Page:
Omega - 3, 6 and 9


The omegas are a group of long-chain polyunsaturated fatty acids essential to health. Unlike other nutrients, they can't be synthesised by the body and therefore must be obtained from the diet.

Strictly speaking, there are two essential fatty acids: alpha linolenic acid (omega-3) and linolenic acid (omega-6). Omega-9 is not classed as essential, since it can be synthesised by the body from other fats.

Within the omega-3 family, the long-chain eicosapentaenoic acid (EPA) and docosahexaenoic acid (DHA) are the most potent. Although the body can make these from the shorter-chain omega-3, it does so with very poor efficiency. Therefore, the best way to obtain these compounds is by eating oily fish.


Omega-3 and 6 are involved in a number of processes in the body, including the activation of ‘locally acting hormones' known as eicosanoids, which control inflammation and immunity. They're also vital for the structure and fluidity of cell membranes.

In addition, Omega 3 is essential for growth, development, vision and the correct functioning of the brain and nervous system, with depletion associated with learning deficits. More recently, omega-3 has been linked with protection against depression, high blood pressure, heart disease, cancer, obesity and inflammation.


Both omega-3 and 6 are converted by the body into hormone-like eicosanoids but, because they compete for the same pathway, the ratio in the diet determines how many omega-3 and omega-6-derived eicosanoids are made.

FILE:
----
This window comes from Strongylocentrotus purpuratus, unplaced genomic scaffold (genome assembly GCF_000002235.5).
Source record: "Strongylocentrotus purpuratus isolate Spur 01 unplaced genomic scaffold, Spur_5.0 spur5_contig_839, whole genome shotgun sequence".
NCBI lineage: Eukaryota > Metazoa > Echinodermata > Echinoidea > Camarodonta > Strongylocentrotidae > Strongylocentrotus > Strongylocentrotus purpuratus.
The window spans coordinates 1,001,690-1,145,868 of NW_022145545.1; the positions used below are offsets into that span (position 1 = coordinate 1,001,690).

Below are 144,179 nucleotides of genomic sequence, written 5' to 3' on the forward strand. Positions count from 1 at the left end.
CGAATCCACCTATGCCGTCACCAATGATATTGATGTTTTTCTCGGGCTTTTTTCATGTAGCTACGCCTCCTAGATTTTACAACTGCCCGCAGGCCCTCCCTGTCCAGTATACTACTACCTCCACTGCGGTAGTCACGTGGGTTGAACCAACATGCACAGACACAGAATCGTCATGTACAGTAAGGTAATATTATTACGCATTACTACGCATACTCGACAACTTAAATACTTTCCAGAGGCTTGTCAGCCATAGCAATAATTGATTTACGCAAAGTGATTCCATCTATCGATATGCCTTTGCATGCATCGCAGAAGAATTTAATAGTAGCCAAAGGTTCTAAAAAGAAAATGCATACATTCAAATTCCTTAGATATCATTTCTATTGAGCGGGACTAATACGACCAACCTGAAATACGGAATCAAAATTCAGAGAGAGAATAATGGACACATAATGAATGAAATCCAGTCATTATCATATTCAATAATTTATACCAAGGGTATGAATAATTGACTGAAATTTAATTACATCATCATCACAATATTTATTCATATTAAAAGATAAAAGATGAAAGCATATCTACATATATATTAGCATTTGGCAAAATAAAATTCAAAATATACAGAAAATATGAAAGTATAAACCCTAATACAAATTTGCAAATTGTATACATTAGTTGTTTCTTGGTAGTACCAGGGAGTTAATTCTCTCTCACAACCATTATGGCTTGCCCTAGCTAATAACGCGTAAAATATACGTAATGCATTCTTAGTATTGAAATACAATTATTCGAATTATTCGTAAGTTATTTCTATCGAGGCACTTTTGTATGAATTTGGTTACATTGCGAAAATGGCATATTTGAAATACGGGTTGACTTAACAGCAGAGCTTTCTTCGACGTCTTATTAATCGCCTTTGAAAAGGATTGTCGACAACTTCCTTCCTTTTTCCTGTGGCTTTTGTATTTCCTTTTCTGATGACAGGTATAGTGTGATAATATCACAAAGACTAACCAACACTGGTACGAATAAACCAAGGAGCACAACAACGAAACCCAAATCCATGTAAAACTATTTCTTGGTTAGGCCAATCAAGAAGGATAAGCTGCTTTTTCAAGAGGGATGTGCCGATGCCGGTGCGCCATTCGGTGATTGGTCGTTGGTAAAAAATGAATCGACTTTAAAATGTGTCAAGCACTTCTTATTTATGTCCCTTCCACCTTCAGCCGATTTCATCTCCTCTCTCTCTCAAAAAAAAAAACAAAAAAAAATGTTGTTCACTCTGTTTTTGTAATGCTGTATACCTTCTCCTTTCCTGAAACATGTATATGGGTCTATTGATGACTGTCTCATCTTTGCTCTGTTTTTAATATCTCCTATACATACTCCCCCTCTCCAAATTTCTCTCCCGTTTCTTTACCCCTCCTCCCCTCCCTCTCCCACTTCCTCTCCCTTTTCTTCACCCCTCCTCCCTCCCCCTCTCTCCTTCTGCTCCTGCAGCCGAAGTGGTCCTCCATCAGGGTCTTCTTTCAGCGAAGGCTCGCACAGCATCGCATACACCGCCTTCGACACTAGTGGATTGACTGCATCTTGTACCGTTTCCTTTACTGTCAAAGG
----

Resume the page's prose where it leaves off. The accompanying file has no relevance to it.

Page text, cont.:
This is where the potential problem lies. Whereas omega-6 eicosanoids are very potent and promote inflammation, omega-3 eicosanoids are less inflammatory, even anti-inflammatory.

Excessive levels of omega-6 (or a deficiency of omega-3) can therefore lead to a pro-inflammatory state, which has been linked to a number of conditions including cardiovascular disease, arthritis, stroke and cancer.

Although studies suggest that we evolved eating diets with a ratio of omega-6 to 3 of 1:1, the ratio in Western diets is more like 10:1 or even as much as 20:1, due to an increase in processed foods and a reliance on cereal products.

In short, a lower ratio of omega-6 to 3 is beneficial, and is thought to decrease the risk of a number of health conditions.


Recommended intakes are still up for debate, but because omega-6 is abundant in Western diets, getting enough isn't a problem. In fact, most of us get more than we need. Sources include most vegetables oils, cereal grains, nuts and seeds.

Recommended intakes of omega-3 vary, but in the UK, the government recommends 450-900mg of the long-chain EPA and DHA per day, which can be met with two portions of oily fish per week.

Shorter-chain omega-3 is also found in flaxseed and walnuts, although in this form the conversion to EPA and DHA is slow if the diet is high in omega-6.


To help redress the balance, limit or exclude processed and deep-fried foods, and minimise use of vegetable oils such as corn and sunflower oils. Alternatives include olive, macadamia, avocado and coconut.

Aim for two portions of oily fish per week, include omega-3-enriched eggs, or try a fish oil supplement - up to 3g a day is considered safe, but consult your doctor if you're taking blood-thinning or cholesterol-lowering drugs.

Studies have also suggested that animal products from grass-fed animals is richer in omega-3 than are those from grain-fed animals, so buying free-range or grass-fed animal products may be beneficial.

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The government recommends 450mg -900mg of the long-chain EPA and DFA per dayA lower ratio of Omega-6: Omega-3 is beneficialThe ratio in Western diets is close to 10:1 We evolved on a ratio of 1:1

This article was first published in the Winter 2012 issue of Cycling Fitness. You can also read our magazines on Zinio, Google Play, Nook or download from the Apple store and also through Kindle Fire.

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